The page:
Currently there are three Youth Drama classes due to start at the end of April. The Globe group is for ages 10-12 and runs every Monday from 27th April to 22nd June (from 2.30pm). The Royal Court group is for ages 7-9 and runs every Tuesday from 28th April to 23rd June (from 2.30pm). The Barbican group is for ages 13 plus and runs every Friday from 1st May to 26th June (from 6pm).

To keep adults entertained and help ease the loneliness of social distancing, Dramatis is launching Wine and Wilde on Monday 4th May. This low pressure (and free!) play-reading group will bring people together via a Zoom each Monday at 7.30pm to read through a segment of an Oscar Wilde play together. Attendees are encouraged to bring along a glass of wine (or alternative beverage choice!) and enjoy a de-brief of the text together afterwards.

And to spread the joy of drama to the wider community, Dramatis principal (Suzy Duxbury), is running a free personalised video message service. Know someone who is celebrating a birthday or special occasion in isolation? Suzy will create a 30 second video message (in the style of a famous dramatic character!) for you to send them that will make their day! Choose from Poppy from Trolls, Long John Silver or Corona Caveman.

If you’d like to learn more about any of our online activities or sign up your child to a free online  taster session, please contact us on info@dramatis.co.uk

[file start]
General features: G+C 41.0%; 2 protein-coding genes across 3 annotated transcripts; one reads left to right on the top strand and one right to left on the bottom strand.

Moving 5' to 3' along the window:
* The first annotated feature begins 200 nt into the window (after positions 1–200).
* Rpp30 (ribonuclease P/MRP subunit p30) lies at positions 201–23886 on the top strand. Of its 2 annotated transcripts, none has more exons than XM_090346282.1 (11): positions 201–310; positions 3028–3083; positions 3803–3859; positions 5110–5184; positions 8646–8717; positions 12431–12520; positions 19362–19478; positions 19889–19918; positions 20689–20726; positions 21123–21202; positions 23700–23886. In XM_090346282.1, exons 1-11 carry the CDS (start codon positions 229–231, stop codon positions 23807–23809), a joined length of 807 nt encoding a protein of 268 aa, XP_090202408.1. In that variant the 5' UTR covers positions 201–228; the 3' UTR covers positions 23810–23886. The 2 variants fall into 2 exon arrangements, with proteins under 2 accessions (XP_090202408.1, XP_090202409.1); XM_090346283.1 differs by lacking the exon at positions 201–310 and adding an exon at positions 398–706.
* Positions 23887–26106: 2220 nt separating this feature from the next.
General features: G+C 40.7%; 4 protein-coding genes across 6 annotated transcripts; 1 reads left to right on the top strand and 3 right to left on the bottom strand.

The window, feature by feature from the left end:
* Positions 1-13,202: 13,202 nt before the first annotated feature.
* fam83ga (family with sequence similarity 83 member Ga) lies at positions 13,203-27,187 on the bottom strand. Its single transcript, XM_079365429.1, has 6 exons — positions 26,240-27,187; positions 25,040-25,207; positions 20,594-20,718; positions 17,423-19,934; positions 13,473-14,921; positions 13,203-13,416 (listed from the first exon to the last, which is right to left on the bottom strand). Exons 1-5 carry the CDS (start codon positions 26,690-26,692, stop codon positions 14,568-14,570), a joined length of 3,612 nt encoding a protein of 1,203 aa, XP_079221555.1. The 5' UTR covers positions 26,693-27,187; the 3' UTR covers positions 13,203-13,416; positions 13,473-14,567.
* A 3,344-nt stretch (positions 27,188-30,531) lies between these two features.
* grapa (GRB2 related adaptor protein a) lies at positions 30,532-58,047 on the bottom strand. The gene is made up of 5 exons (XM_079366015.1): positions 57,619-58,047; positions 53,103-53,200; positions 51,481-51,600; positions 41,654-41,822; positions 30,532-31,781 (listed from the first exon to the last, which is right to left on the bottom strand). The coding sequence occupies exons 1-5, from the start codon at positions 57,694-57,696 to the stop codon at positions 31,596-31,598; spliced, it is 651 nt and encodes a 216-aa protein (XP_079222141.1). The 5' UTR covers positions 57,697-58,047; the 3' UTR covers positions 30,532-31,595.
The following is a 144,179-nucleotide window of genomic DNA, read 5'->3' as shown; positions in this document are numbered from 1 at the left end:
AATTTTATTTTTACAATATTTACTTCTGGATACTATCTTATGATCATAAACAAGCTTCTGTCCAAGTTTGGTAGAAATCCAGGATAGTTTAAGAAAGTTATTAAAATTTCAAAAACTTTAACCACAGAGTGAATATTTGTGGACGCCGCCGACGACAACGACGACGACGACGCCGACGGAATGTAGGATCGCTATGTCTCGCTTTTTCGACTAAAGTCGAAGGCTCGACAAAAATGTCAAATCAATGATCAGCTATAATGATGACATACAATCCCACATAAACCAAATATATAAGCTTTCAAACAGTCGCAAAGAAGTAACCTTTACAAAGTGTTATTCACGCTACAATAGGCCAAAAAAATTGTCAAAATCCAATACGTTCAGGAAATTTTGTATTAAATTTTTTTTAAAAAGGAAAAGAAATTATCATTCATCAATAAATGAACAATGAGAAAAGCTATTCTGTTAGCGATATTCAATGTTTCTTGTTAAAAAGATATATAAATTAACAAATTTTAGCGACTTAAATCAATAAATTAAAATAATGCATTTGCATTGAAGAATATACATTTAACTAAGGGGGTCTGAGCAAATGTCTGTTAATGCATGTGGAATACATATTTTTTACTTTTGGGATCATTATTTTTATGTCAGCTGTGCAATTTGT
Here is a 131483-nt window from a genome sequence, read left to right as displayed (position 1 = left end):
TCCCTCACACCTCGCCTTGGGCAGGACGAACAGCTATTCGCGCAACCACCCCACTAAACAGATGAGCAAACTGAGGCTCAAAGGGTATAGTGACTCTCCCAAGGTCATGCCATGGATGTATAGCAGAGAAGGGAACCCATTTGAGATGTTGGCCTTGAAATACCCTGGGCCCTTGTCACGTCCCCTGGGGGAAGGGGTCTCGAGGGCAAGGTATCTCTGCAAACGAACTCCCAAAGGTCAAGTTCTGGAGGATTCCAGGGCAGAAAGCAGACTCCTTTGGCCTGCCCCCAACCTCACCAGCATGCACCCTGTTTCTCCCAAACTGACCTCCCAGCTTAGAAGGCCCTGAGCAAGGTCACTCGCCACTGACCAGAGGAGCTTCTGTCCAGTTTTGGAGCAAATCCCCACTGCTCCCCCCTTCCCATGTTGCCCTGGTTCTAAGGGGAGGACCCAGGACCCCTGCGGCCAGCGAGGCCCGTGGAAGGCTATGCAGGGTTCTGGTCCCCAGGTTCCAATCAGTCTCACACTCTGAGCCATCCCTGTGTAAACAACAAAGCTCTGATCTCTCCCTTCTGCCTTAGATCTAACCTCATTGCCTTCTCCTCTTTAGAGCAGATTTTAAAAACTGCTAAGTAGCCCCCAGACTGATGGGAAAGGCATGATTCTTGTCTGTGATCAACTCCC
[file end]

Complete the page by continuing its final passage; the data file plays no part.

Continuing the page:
Dramatis to run two FREE Youth Workshops in Chichester!

To celebrate our expansion into Chichester and give people a feel for what Dramatis Youth Drama Classes are about, on Saturday 15th February, we will be running two FREE workshops in our new Roussillion Park location.

‘Magic and Mayhem’ for 5-6 year olds will run from 10.15am to 11.15am while ‘Myths and Legends’ for 7-9 year olds will run from 11.45am to 12.45pm. Both workshops will include drama games and exercises that are both fun and rewarding.

Drama offers a huge number of benefits to children, teaching them valuable skills that they can carry through life. In a tech dominated world, it encourages creativity and self expression and nourishes their imagination. It can teach a child to think on their feet and outside the box and can help them to both stand out from the crowd and to work within a group. One of the most important skills it brings is an increased level of self confidence, plus the opportunity to make friends outside their usual circuit. So what are you waiting for!

To sign your child up for a FREE place, email Dramatis on info@dramatis.co.uk.


Backstage chats…with Harrie Hayes

‘Backstage Chats…’ is a series of interviews with our drama heroes! From actors and directors to marketing peeps and crew, these conversations explore life behind the scenes of various drama related careers. We hope they inspire and motivate our Dramatis members in their own journeys to the stage!

This month, we spoke to the incredibly talented and beyond amusing Harrie Hayes;  an actor, writer and comedy performer who is also part of the surreal, award-winning comedy group zazU (who we are obsessed with and stalk down at every opportunity).

zazU have had sell out runs at the Soho Theatre and the Edinburgh Fringe Festival and are currently developing their work for television and radio. Most recently, Harrie joined the cast of ‘Horrible Histories’, taking on the iconic roles of Elizabeth I, Marie Antoinette and Freydis Eriksdottir along with many (many!) more.

Dramatis: What has been the best part about working on HH?
Harrie: Getting to try out loads of accents, wigs and costumes! I play over 50 characters in the new series so one of the most fun parts was coming up with something unique and funny about each one. Another great part of being in Horrible Histories is that I got to meet the rest of the cast and we’ve all become really good friends.